Konner and Tera Robison, are twins, but instead of competing with each other both have taken the opportunity to give back to their community in huge ways. 17 year-old Konner Robison was just named High School Volunteer of the Year for Nevada in the Prudential Spirit of Community Awards, the nation’s largest program honoring high school and middle school volunteers. A junior at Sage Ridge School in Reno, Konner created a fund that provides grants to local schools so they can buy calculators and other technology for kids who can’t afford them.
“One of the girls in my freshman class didn’t have a calculator that she needed and I was pretty struck that at our school there are students who can’t afford technology,” Konner said. So he decided to do something about it and set up the Scholastic Gateway Fund. He could have piggybacked on many other charities, but wanted something new. He told me the biggest challenge he faced was starting his program completely from scratch. “I had to start everything, I had to write the bylaws, make a logo, I had to go out and raise money, that was definitely a hard part.”
He met with potential donors and visited schools to find out what they needed. Konner has raised tens of thousands of dollars, and delivered his first grant in September to a public high school so that it could make advanced graphing calculators available to every student who needs one. Tera, his twin sister, has also been very busy helping others. She heads up a one-of-a-kind Big Brothers Big Sisters program at Sage Ridge School. It’s the only program where the high school students visit schools and eat lunch with their little brother or sister. “A lot of times with all these kids around they kind of get lost in the shuffle,” said Tera. “And it’s just really rewarding to know that there’s someone there looking out for them.” She told me that she gets as much as she gives with this experience. “When I was younger, I was shy and had low self-confidence. I wanted to be able to help someone who struggled with those same things,” Tera said. “I just wanted to make a difference.”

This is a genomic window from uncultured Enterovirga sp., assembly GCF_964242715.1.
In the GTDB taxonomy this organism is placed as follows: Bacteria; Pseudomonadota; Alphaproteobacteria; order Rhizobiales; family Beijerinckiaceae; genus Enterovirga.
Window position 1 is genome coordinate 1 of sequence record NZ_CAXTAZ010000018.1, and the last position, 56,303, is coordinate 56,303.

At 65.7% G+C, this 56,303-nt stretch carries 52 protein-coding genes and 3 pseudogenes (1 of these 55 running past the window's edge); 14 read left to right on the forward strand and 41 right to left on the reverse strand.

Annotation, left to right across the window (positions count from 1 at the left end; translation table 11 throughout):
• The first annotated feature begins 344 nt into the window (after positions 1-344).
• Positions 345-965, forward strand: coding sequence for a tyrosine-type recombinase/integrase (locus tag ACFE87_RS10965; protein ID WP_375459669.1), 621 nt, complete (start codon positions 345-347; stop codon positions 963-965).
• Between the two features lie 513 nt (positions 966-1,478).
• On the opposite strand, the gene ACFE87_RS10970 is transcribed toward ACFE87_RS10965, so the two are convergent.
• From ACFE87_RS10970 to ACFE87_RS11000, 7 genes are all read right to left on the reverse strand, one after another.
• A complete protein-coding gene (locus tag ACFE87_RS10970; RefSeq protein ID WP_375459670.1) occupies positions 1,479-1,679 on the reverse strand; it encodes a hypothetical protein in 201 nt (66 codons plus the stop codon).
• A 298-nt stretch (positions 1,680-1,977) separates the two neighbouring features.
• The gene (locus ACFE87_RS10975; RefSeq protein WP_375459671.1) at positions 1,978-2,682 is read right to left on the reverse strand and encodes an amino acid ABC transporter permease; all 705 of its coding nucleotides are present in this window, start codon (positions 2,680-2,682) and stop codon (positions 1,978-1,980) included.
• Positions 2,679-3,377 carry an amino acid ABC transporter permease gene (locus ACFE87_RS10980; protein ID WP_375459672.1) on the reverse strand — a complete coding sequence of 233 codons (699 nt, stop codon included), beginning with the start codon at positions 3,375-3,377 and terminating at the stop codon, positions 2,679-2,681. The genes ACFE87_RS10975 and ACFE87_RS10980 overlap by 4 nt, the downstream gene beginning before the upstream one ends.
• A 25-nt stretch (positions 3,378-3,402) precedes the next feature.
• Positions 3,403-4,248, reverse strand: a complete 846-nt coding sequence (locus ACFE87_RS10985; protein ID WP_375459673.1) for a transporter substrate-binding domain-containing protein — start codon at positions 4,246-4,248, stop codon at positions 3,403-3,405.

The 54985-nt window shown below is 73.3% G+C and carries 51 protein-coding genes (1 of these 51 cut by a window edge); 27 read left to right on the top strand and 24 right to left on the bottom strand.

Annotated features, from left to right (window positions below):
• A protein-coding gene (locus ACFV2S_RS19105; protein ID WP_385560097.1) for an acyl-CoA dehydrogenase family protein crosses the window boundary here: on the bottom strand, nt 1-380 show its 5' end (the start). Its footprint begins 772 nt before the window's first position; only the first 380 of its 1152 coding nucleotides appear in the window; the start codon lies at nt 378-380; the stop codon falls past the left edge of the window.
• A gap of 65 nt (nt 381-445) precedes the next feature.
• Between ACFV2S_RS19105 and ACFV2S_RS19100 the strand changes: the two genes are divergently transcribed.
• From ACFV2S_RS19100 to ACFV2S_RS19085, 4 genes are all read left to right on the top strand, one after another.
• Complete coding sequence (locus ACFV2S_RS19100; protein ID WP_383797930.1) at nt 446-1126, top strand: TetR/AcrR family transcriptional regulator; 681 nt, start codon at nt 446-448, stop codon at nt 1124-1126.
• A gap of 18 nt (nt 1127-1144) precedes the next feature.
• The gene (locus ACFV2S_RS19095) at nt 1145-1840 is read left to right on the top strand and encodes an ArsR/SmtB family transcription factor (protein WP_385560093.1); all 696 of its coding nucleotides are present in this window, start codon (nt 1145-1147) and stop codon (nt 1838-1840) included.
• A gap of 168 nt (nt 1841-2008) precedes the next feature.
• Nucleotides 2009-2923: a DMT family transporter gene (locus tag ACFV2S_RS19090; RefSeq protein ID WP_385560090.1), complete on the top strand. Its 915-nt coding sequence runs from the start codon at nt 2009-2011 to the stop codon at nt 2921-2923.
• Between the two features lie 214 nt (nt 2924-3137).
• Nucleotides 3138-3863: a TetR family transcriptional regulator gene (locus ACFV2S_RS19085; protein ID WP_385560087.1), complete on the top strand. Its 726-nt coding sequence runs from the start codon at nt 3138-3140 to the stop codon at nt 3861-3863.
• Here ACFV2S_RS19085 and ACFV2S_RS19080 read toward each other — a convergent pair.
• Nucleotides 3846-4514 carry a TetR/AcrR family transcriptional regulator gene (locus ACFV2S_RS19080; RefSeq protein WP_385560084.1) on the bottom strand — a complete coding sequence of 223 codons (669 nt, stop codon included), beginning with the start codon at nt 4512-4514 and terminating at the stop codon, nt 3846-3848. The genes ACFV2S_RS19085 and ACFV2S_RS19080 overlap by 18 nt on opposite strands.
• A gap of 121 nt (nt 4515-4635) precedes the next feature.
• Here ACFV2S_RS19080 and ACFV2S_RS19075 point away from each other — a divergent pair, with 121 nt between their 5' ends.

Together, these twins make a dream team of community service in Northern Nevada. I’ve known Tera and Konner for four years and I never realized as I walked past them in the hall every day how much they do for others. Being twins makes this whole experience even better for them. “It’s like having a built in best friend,” Tera says appreciatively. Konner hopes being recognized with a national award will bring more attention to his non-profit, and that will mean more calculators for kids who need them.